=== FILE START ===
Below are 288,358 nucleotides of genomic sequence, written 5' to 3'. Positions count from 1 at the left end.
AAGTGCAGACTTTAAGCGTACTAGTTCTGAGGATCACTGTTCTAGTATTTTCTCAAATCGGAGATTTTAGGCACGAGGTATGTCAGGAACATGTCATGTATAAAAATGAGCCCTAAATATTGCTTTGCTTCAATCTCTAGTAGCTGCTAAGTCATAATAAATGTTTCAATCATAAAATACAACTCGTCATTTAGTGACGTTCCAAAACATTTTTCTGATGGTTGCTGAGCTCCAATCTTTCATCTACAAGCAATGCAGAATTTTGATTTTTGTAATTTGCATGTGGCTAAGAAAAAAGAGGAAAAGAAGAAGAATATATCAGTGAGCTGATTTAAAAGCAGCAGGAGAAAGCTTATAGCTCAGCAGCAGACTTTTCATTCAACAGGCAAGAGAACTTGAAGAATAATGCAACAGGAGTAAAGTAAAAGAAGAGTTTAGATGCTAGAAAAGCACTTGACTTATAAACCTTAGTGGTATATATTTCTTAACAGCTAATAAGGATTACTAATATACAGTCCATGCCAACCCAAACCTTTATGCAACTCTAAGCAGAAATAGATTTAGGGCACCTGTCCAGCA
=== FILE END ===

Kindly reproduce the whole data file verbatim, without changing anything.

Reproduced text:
Below are 288,358 nucleotides of genomic sequence, written 5' to 3'. Positions count from 1 at the left end.
AAGTGCAGACTTTAAGCGTACTAGTTCTGAGGATCACTGTTCTAGTATTTTCTCAAATCGGAGATTTTAGGCACGAGGTATGTCAGGAACATGTCATGTATAAAAATGAGCCCTAAATATTGCTTTGCTTCAATCTCTAGTAGCTGCTAAGTCATAATAAATGTTTCAATCATAAAATACAACTCGTCATTTAGTGACGTTCCAAAACATTTTTCTGATGGTTGCTGAGCTCCAATCTTTCATCTACAAGCAATGCAGAATTTTGATTTTTGTAATTTGCATGTGGCTAAGAAAAAAGAGGAAAAGAAGAAGAATATATCAGTGAGCTGATTTAAAAGCAGCAGGAGAAAGCTTATAGCTCAGCAGCAGACTTTTCATTCAACAGGCAAGAGAACTTGAAGAATAATGCAACAGGAGTAAAGTAAAAGAAGAGTTTAGATGCTAGAAAAGCACTTGACTTATAAACCTTAGTGGTATATATTTCTTAACAGCTAATAAGGATTACTAATATACAGTCCATGCCAACCCAAACCTTTATGCAACTCTAAGCAGAAATAGATTTAGGGCACCTGTCCAGCA